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Scientists Develop Accurate Drug Repositioning Method through Non-tissue Specific Core Signatures from Cancer Transcriptomes

Oct 10, 2018     Email"> PrintText Size

In recent years, drug repositioning is globally popular and plays an important role in pharmaceutical industry, which helps to discover new indications for existing drugs.

Along with large-scale omics data of drug treatment and genetic perturbation being released, computational biology and bioinformatics methods show a great advantage in integrating the various types of data for drug target identification and drug repositioning studies.  

However, to our knowledge, a high throughput strategy to reposition drugs in human with high precision is still challenging. In particular, pattern-matching tools cannot judge whether the similarities or differences stem from tissue-of-origin backgrounds or relevant/true drug-gene interactions (DGIs), while confining the searches to the same tissue or cell type will severely limits the number of drugs, genes or pathways that can be analyzed. 

A research team led by Prof. Jing-Dong Jackie Han from CAS-MPG Partner Institute for Computational Biology, Shanghai Institute of Nutrition and Health, Chinese Academy of Sciences constructed a new drug repositioning method using non-tissue specific core signatures from cancer transcriptomes.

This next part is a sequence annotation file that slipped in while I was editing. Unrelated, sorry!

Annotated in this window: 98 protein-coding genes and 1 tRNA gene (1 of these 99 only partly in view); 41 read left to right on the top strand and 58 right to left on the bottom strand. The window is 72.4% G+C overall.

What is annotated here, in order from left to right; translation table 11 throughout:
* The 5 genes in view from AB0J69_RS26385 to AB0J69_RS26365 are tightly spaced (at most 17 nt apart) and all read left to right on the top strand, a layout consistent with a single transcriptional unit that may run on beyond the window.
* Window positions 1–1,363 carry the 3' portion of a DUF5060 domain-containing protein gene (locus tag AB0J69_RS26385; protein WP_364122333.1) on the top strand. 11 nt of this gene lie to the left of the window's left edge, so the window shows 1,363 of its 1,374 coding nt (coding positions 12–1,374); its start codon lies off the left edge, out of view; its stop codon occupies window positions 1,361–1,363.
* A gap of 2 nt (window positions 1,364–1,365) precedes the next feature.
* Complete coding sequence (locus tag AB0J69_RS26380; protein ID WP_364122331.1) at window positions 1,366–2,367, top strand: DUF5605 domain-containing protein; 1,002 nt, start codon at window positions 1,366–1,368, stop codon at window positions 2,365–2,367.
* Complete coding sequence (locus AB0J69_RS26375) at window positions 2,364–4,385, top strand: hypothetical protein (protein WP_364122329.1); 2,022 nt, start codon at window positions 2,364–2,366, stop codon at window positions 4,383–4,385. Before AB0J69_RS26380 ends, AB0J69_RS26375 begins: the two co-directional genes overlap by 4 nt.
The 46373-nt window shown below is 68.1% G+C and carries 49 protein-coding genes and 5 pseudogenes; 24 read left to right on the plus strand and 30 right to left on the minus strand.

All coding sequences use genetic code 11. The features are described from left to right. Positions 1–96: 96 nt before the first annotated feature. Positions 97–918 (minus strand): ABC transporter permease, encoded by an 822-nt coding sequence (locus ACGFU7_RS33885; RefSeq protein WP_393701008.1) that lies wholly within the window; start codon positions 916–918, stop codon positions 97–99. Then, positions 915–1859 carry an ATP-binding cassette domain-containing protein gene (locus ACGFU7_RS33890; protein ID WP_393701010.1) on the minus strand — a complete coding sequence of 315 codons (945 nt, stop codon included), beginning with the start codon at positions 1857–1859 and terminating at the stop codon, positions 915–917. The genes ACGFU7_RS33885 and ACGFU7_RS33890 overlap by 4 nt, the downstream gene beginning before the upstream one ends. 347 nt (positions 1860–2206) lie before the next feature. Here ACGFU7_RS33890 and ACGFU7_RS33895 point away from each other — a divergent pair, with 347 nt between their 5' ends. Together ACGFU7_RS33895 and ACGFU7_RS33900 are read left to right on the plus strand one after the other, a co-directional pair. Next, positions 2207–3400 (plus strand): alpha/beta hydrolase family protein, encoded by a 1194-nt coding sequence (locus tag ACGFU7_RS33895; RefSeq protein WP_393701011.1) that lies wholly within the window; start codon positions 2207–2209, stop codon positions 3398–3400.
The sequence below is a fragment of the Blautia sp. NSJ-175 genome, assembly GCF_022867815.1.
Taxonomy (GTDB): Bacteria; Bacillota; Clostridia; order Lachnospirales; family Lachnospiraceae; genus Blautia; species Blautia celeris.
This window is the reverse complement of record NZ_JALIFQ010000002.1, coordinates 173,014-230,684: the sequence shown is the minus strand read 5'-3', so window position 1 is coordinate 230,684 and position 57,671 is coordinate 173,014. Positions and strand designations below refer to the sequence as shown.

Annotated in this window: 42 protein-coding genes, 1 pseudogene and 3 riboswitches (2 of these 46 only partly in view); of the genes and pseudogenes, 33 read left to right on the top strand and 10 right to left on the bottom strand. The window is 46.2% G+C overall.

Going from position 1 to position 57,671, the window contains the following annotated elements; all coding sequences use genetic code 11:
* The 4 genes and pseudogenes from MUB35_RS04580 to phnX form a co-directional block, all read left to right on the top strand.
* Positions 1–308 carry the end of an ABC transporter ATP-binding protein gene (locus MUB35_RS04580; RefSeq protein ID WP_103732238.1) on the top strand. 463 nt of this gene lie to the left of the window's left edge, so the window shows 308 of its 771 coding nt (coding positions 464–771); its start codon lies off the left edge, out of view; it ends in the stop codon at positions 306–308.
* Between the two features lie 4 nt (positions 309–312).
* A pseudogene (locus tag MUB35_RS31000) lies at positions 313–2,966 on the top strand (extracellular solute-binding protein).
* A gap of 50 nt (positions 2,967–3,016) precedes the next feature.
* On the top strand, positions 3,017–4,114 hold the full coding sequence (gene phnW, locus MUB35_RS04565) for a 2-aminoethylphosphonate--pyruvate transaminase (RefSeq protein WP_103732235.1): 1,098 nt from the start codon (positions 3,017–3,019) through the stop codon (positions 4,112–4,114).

The study proposes drug-gene modes of action inference and drug specificity assessment systems, and predicts 179,004 drug repositioning candidates for 1,938 specific drugs. 

In the study, researchers developed an in silico screen in human in vivo conditions using a reference of single gene mutations’ non-tissue specific "core transcriptome signatures" (CSs) of 8,476 genes generated from the TCGA database.

They developed "core-signature Drug-to-Gene" (csD2G) software to scan 3,546 drug treatment profiles against the reference signatures. csD2G significantly outperformed conventional cell line based gene perturbation signatures, L1000 signature based experimental drug-target prediction and existing drug repositioning methods in both coverage and specificity.  

This research entitled "Accurate Drug Reposition through Non-Tissue Specific Core Signatures from Cancer Transcriptomes" was published in Cell Reports on October 9th, 2018. 

The study was supported by grants from the Ministry of Science and Technology, the National Natural Science Foundation of China, and the Chinese Academy of Sciences. 


Schematic illustration of drug repositioning method and application (Image by Prof. HAN's team)

(Editor: ZHANG Nannan)

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